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Hospital groups send letter to Trump criticizing executive order on race and sex stereotyping in healthcare

The groups said prohibiting training that promotes racial reconciliation is counterproductive to addressing racism.

Jeff Lagasse, Associate Editor

The American Medical Association, American Hospital Association and American Nurses Association sent a joint letter to the Trump Administration Wednesday asking to rescind Executive Order 13950, Combating Race and Sex Stereotyping, which the groups said would undo decades of progress in combating racial inequality.

The EO essentially says there is no implicit racial/sexual bias inherent in healthcare. Provider organizations say in the letter that this will open the gates to increased discrimination, because healthcare will no longer be able to take historical biases into account.

The executive order went into effect on September 22, though requirements for federal contractors and subcontractors will apply to contracts entered into 60 days after the implementation date -- November 21. 

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Regardless, the Office of Federal Contract Compliance Programs can still investigate claims of sex and race stereotyping based its existing authority under Executive Order 11246, which requires contractors and subcontractors to treat employees without regard to their race or sex, among other protected bases, and requires contractors to take affirmative action to ensure discrimination doesn't take place.

As defined in Executive Order 13950, race or sex stereotyping means ascribing character traits, values, moral and ethical codes, privileges, status or beliefs to an entire race or sex, or to individuals because of their race or sex. 

By contrast, race or sex "scapegoating," as defined in the new executive order, means assigning fault, blame, or bias to a race or sex, or to members of a race or sex, because of their race or sex. It encompasses any claim that, consciously or unconsciously, members of any race are inherently racist or are inherently inclined to oppress others, or that members of a sex are inherently sexist or inclined to oppress others.


Executive Order 13950 prohibits contractors from using any workplace training "that inculcates in its employees any form of race or sex stereotyping or any form of race or sex scapegoating" and provides several examples of specific concepts that would be prohibited in such training programs.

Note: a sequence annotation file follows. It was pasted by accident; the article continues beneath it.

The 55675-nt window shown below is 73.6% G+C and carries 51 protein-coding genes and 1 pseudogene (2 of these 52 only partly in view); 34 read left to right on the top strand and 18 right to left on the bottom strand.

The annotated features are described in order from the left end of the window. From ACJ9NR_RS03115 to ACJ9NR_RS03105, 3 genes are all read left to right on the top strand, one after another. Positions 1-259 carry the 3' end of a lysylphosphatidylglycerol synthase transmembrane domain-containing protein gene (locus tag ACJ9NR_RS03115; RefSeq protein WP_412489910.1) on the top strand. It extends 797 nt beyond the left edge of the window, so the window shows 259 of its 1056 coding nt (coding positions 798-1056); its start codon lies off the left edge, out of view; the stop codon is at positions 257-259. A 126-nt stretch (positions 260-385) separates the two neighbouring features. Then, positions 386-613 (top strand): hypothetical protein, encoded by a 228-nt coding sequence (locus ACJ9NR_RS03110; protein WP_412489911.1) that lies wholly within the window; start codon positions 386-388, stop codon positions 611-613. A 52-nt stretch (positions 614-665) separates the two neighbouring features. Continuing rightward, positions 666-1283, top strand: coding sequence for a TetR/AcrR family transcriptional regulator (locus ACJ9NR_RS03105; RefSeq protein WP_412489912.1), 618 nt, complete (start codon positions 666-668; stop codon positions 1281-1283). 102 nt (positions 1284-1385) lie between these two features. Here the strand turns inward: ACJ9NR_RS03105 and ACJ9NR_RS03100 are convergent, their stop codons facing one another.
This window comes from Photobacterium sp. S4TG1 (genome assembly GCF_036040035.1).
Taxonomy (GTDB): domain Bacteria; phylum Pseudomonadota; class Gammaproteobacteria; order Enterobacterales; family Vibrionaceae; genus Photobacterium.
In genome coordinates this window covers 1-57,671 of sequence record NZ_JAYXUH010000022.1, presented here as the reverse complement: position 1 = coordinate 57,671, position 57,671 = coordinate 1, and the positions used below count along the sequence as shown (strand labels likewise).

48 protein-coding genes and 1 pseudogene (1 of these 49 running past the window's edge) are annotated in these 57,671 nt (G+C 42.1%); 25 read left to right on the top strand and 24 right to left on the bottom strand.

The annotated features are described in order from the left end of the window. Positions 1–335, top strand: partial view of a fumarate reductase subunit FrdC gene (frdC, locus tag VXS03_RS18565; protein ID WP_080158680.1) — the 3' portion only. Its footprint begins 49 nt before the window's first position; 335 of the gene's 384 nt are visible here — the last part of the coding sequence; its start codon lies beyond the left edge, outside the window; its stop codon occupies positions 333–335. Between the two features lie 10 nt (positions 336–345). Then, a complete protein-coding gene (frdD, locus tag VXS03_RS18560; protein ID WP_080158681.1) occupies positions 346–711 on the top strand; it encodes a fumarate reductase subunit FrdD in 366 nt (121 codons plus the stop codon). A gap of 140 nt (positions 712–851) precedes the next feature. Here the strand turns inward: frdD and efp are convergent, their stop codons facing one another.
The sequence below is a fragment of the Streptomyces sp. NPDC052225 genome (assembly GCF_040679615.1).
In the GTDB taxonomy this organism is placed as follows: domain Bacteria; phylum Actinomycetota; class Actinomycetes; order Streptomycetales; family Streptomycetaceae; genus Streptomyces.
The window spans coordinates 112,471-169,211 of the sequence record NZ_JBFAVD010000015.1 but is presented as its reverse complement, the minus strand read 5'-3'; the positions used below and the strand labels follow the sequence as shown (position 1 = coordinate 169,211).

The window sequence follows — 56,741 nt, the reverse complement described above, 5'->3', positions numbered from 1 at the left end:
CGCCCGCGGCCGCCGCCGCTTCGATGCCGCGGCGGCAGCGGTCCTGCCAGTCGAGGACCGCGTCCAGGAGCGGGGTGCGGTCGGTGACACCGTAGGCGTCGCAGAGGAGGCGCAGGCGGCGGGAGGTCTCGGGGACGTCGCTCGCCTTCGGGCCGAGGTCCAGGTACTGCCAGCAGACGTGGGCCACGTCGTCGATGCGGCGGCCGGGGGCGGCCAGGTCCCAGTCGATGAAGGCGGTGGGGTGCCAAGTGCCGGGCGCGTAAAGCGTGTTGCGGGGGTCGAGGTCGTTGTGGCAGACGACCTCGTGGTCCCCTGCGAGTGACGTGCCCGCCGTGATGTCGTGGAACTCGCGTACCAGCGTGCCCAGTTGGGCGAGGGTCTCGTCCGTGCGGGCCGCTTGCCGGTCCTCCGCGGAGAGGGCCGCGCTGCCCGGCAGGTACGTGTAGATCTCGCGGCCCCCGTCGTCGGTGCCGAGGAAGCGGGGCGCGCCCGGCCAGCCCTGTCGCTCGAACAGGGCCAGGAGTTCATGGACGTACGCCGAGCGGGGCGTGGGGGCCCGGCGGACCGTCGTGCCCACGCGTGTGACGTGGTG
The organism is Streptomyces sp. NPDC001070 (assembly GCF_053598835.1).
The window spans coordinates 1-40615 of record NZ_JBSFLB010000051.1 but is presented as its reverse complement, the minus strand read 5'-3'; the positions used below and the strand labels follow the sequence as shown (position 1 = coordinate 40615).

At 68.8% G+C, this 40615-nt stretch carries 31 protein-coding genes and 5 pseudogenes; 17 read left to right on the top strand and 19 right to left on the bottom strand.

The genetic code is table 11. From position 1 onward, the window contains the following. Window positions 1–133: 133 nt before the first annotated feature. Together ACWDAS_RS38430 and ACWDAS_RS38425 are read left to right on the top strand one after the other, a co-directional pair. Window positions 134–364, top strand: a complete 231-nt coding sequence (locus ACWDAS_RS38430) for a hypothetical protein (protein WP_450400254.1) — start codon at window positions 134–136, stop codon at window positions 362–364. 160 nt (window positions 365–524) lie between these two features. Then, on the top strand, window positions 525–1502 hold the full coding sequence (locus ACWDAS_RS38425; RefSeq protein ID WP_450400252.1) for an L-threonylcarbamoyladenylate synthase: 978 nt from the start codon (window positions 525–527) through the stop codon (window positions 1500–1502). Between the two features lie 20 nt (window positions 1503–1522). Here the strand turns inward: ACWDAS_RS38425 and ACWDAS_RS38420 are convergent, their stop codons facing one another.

Race or sex stereotyping or scapegoating, as defined in the order, includes the concepts that an individual, by virtue of his or her race or sex, is inherently racist, sexist, or oppressive, whether consciously or unconsciously; an individual, by virtue of his or her race or sex, bears responsibility for actions committed in the past by other members of the same race or sex; any person should feel discomfort, guilt, anguish, or any other form of psychological distress on account of his or her race or sex; or meritocracy or traits such as a hard work ethic are racist or sexist, or were created by a particular race to oppress another race.

In the letter, the hospital groups said this would "stifle attempts at open, honest discussion of these issues in the public and private sectors. Prohibiting federal agencies from conducting and funding training that promote racial reconciliation is counterproductive to addressing racism."

The groups cited the disproportionate effect of COVID-19 on communities of color, and bemoaned what they called an "unprecedented attack on scientific freedom" due to the threat it poses to racism and implicit bias research conducted by the National Institutes of Health.

"Promoting diversity and inclusion in the federal government would serve to strengthen, rather than weaken, collaboration among federal workers and contractors, who conduct lifesaving research, care for the nation's veterans, and administer numerous programs and services to enhance the nation's health and welfare," the groups said. "As providers of care to diverse communities throughout the country, we urge the Administration to immediately rescind EO 13950 and allow for our continued work on inclusion and equity."


Many have criticized the executive order as censorship. Last week, the American Council on Education and dozens of other college and university groups sent the administration a letter stating that while they oppose race and sex steretyping, "the timing, content and discordant tone of your Executive Order is creating concern, confusion and uncertainty for federal contractors and grant recipients across the country."

"Workplace diversity and inclusion training programs on our campuses align with federal and state anti-discrimination laws and, at institutions that are government contractors, the non-discrimination-in-employment mandates of Executive Order 11246," the letter continued. "Executive Order 13950 is already disrupting the planning and delivery of these programs, creating a chilling effect on the good faith and lawful efforts of campus officials to build and sustain non-discriminatory and non-hostile workplaces and learning communities."

Twitter: @JELagasse
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